Wall Street Journal on Shangri-la and Tibet issue

Trip Start Jan 30, 2007
1
252
632
Trip End Dec 31, 2011


Loading Map
Map your own trip!
Map Options
Show trip route
Hide lines
shadow

Flag of China  , Yunnan,
Tuesday, November 4, 2008

The week after a predicted 25% of people on Wall St lose their jobs, Wall Street Journal has this piece about Tibet, its development, tourism, and its future.

Shangri-La, or Not

The Dalai Lama and Beijing take new tacks on Tibet.
By LESLIE HOOK | From today's Wall Street Journal Asia
SHANGRI-LA, China

Tibetan envoys are in Beijing this week for the eighth round of Sino-Tibetan dialogue -- and it could be the last such dialogue for a long time. "My faith and trust in the Chinese government is diminishing," the Dalai Lama said a few days before his envoys departed from their home in exile in India. "It is very difficult to deal with people who are not sincere." His comments amount to a stunning admission that the Middle Way approach, a policy of compromise and dialogue that the Dalai Lama has advocated for decades, has failed to achieve its goals.

Seven months after violent riots in Lhasa, both sides appear to be hardening their positions. Within the Tibetan exile community, many believe the Dalai Lama has made too many concessions without receiving anything in return. In Beijing, the Tibetan unrest coupled with the Olympics has solidified a belief among Chinese leaders that military crackdown and greater media restrictions are the answer to any such disturbances. Despite three rounds of dialogue since March, including the one currently under way, Beijing and the Tibetan government in exile have come no closer.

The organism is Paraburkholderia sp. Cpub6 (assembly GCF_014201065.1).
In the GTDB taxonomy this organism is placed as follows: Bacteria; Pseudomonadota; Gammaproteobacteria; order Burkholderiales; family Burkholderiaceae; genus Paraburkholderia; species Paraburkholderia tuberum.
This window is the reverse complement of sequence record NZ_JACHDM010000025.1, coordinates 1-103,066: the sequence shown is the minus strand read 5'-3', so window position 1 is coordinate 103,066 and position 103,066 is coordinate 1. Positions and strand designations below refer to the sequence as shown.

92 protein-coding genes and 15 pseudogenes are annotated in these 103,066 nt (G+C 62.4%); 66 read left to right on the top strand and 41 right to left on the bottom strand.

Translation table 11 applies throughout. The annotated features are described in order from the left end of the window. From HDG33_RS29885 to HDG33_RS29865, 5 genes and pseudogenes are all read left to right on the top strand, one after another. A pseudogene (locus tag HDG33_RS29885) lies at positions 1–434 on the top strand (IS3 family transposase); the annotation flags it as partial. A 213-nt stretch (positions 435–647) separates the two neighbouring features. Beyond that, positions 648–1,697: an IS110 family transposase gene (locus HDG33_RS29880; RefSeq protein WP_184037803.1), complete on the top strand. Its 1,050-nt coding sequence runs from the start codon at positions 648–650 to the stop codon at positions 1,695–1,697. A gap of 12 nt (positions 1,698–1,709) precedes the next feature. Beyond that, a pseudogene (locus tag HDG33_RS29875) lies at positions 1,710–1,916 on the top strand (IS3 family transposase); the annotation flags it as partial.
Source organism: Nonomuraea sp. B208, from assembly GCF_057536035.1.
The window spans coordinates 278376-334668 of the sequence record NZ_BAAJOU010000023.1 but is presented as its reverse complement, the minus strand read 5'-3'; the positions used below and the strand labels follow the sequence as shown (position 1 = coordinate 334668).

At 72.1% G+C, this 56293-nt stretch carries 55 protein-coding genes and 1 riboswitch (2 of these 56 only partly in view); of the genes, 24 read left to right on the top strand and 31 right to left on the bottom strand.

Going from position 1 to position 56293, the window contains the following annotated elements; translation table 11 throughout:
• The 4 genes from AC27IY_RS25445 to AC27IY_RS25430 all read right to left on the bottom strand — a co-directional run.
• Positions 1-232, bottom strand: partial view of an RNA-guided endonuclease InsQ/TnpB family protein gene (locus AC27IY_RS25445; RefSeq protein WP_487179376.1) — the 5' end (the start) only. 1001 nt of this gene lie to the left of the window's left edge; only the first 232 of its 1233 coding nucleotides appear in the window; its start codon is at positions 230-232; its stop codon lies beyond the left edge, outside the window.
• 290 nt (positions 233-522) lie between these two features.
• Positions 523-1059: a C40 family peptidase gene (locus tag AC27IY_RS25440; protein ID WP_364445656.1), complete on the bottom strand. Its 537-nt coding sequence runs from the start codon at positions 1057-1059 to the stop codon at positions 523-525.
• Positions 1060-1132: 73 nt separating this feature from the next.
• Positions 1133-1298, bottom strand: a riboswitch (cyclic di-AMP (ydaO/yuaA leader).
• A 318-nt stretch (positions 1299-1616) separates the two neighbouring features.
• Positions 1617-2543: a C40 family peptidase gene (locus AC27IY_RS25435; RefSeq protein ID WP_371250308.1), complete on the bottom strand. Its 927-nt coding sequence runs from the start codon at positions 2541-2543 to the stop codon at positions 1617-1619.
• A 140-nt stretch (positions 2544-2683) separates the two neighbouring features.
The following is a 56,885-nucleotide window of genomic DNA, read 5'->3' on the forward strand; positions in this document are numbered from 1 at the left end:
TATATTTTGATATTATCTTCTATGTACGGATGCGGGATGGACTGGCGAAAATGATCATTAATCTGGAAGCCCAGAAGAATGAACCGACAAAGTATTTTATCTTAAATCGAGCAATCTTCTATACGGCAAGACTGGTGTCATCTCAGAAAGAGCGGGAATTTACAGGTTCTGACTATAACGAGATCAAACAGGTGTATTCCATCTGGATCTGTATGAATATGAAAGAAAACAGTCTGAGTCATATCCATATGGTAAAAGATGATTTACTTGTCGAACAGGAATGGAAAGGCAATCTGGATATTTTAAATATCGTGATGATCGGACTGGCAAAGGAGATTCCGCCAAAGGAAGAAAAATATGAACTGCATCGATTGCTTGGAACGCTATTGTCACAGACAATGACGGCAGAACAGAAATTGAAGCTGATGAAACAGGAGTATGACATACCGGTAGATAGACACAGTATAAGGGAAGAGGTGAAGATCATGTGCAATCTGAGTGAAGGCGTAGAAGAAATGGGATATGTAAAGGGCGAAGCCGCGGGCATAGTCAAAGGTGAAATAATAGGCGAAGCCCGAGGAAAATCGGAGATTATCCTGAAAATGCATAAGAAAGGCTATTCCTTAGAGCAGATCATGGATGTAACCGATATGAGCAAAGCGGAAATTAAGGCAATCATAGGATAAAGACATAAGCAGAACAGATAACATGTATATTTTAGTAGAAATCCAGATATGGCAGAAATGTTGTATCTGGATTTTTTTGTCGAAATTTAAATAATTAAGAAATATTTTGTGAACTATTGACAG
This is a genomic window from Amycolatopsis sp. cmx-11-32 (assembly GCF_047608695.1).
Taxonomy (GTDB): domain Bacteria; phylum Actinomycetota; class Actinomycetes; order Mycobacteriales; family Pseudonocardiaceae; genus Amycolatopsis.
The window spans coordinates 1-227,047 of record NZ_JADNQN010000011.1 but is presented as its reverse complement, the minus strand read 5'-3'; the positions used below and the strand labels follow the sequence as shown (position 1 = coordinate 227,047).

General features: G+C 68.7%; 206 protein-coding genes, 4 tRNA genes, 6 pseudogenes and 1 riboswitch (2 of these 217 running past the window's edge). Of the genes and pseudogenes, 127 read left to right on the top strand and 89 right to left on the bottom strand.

This impasse came about because the two sides' respective visions for Tibet are irreconcilable. I recently visited a Tibetan area of Yunnan Province known as Shangri-La as part of a journalist delegation hosted by the Ministry of Foreign Affairs, and we were shown a clear picture of the trajectory Beijing believes will be successful in Tibet. Nearly all journalists remain barred from the Tibet Autonomous Region, but these border areas can reveal a lot about what's going on there. This area was dubbed Shangri-La in 2002 after the lost paradise in James Hilton's novel.

Since its renaming, the town has been transformed from a backwater into a tourist mecca. It hosted 4.8 million tourists last year and has seen annual economic growth of 20% for the past six years, thanks in part to massive government investment, such as the new airport. The area's population is only about 30% Tibetan, a percentage that is decreasing as Chinese from other provinces move there to work.

In Shangri-La, Tibetan culture and religion are neatly packaged for tourist consumption at every turn. But when it comes to the lives of citizens, the government still exerts total control. Nowhere is this more evident than at the local Buddhist college. This state-run school, opened four years ago, provides free tuition, room and board, and graduates of its five-year program go on to management positions in monasteries or in government. But the education isn't just spiritual -- it's also "patriotic." A framed set of rules for students hangs in the central prayer hall; No. 1 reads: "Love the motherland, love the people, love socialism, use the guidance of the Chinese Communist Party to strengthen the unity of the minorities and protect the unity of the motherland." When we visit the largest monastery, Songzanlin, officials from the local Bureau of Religious Affairs pry the head teacher, a living Buddha, out of his 45-day period of fasting and seclusion to greet our delegation. The very fact of his presence speaks volumes about the lack of religious freedom.

Officials at the Bureau of Religious Affairs shy away from criticizing the Dalai Lama, however. "It's your individual choice what to believe in," says Li Xiongyong, a Tibetan and the deputy director of the Songzanlin Monastery management office, when I ask whether patriotic education includes teaching about the Dalai Lama. "Our education doesn't talk about this." Meanwhile, in Lhasa, patriotic re-education campaigns have intensified since March and, according to human-rights groups, these campaigns often require monks to denounce the Dalai Lama. Inside Tibet, even monks' travel to other monasteries and gatherings for teachings are closely monitored. The degree of religious control is far greater than in Shangri-La.